Father and daughter turn 1973 train car into Airbnb

Jim Dotzenrod bought a tail gear in 2016.

The previous year, Jim, 65, of Decorah, Iowa, had completely renovated a silo on his property and turned it into an Airbnb. According to his daughter Danielle Dotzenrod, 42, the silo rental was “very successful from the start”.

“He got a lot of press and he won a lot of awards,” Danielle told Fox News.

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So in 2016, when Jim noticed a collection of train cars along the road in a town about 30 miles north of Decorah, he told Fox News he was inspired to open another Airbnb.

Jim Dotzenrod, of Decorah, Iowa, bought a tail train in 2016 and renovated it into an Airbnb the same year.
(Courtesy of Danielle Dotzenrod)

“He knew it had to be something really unique,” Danielle said.

Even though the owner of the first collection he saw didn’t want to sell to Jim, he was able to find another caboose 30 miles away in the opposite direction, on a recycling yard.

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Jim bought the 1973, 52,000-pound caboose for $8,000 in the spring of 2016. He paid about $2,500 to haul the caboose to his property, he told Fox. He even had the caboose placed on real train tracks, according to Insider.

Then Jim started renovating.

Jim paid around $2,500 to transport the 52,000-pound caboose to his property, he told Fox.  He even had the caboose placed on real train tracks.

Jim paid around $2,500 to transport the 52,000-pound caboose to his property, he told Fox. He even had the caboose placed on real train tracks.
(Courtesy of Danielle Dotzenrod)

Overall, Jim told Fox he spent about $4,000 and 300 hours — nights and weekends, when he wasn't working — to renovate the train's caboose.

Overall, Jim told Fox he spent about $4,000 and 300 hours — nights and weekends, when he wasn’t working — to renovate the train’s caboose.
(Courtesy of Danielle Dotzenrod)

Jim has been a carpenter his entire working life, but since the interior of the caboose was all iron, he had a lot of work to do and a lot of heavy lifting.

“You just start cutting iron and throwing it away and replacing it with wood,” Jim told Fox of his work.

He also had to clean up the very strong oil smell with a good powerwash.

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Danielle told Fox that people came from all over the country to stay in the caboose, including as far away as Maryland and New York.

Danielle told Fox that people came from all over the country to stay in the caboose, including as far away as Maryland and New York.
(Courtesy of Danielle Dotzenrod)

Jim built the beds in the caboose of the train, including bunk beds on the first floor and a queen-size bed in the cupola. He also built the stairway to the cupola and a porch that ran along the entire rear of the caboose, overlooking the pasture.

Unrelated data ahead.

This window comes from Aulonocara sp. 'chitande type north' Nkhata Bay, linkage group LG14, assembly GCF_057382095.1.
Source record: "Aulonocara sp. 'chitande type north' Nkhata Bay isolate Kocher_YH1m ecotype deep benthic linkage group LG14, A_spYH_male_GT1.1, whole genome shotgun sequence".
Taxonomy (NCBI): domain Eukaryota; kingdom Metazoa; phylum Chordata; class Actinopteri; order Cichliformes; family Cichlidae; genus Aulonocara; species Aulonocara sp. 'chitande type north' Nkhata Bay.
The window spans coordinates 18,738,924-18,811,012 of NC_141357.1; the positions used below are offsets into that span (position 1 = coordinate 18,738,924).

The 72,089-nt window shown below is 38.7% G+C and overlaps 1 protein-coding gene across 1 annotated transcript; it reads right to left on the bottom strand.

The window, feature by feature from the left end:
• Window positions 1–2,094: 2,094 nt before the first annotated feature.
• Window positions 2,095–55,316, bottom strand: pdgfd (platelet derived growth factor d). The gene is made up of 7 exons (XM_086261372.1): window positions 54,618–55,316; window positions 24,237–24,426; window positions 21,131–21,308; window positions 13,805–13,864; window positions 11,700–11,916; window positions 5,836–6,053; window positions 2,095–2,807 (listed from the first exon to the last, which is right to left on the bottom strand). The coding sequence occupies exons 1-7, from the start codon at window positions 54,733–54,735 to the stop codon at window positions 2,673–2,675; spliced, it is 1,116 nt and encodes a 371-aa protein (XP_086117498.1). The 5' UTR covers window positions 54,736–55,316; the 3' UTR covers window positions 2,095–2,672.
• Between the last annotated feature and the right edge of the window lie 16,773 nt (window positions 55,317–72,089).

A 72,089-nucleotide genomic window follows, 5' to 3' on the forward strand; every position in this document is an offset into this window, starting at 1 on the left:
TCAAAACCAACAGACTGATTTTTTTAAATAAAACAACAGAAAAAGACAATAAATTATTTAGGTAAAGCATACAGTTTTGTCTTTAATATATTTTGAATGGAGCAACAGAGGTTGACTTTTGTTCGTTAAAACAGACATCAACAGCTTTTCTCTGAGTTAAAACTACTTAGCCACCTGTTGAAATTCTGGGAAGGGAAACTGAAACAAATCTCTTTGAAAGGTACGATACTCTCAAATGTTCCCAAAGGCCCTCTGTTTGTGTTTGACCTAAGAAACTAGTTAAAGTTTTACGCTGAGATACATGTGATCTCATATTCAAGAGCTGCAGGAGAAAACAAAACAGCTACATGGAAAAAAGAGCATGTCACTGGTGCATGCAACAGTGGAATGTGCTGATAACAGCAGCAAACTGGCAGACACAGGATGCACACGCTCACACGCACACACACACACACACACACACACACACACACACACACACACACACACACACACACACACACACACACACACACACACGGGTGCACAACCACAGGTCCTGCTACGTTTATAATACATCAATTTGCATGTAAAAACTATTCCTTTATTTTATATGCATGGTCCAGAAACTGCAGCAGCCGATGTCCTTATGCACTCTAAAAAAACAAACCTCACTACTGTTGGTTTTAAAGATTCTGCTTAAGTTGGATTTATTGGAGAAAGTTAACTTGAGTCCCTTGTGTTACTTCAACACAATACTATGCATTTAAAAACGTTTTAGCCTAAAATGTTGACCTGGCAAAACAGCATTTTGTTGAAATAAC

Meanwhile, Danielle put in finishing touches, like tiling the shower and cheering her dad on through the process, she said.

“Because he’s been a carpenter his whole career, he can pretty much build or do whatever he has in mind,” Danielle said. “I focused on unique projects.”

“He really did all the hard work,” she added. “I help more on the finishes.”

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Overall, Jim told Fox he spent about $4,000 and 300 hours — nights and weekends, when he wasn’t working — to renovate the train’s caboose.

He told Fox that while he enjoyed the renovations, “I got fed up with it by the end.”

“I started to burn out at the end when I did the silo too,” he added.

In November 2016, the tail train was ready for tenants.

Although the caboose has limited space, the Dotzenrods have the beds, as well as a fridge, microwave, dual burner hot plate, dishes for cooking, bar utensils for cocktails and drinks. The train’s original driver’s chairs, which can be swapped out to look inside the train’s caboose. , or on the pasture.

According to the Airbnb listing, the tail gear has WiFi, a TV, and air conditioning, as well as a six-gallon water heater.

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Danielle told Fox that people came from all over the country to stay in the caboose, including as far away as Maryland and New York.

“Dad’s been a super host from the start, so that helps us a lot,” Danielle said. “He is welcoming and charming…He really goes above and beyond. [guests] need.”

Jim even offers carriage rides through Decorah.

Although it’s been a long renovation process for the silo and caboose, Jim told Fox News he plans to expand and open another Airbnb.

“Once it was all done, it was very rewarding,” Jim said.

For more on the caboose, here’s the Airbnb listing: CR Station tail train.

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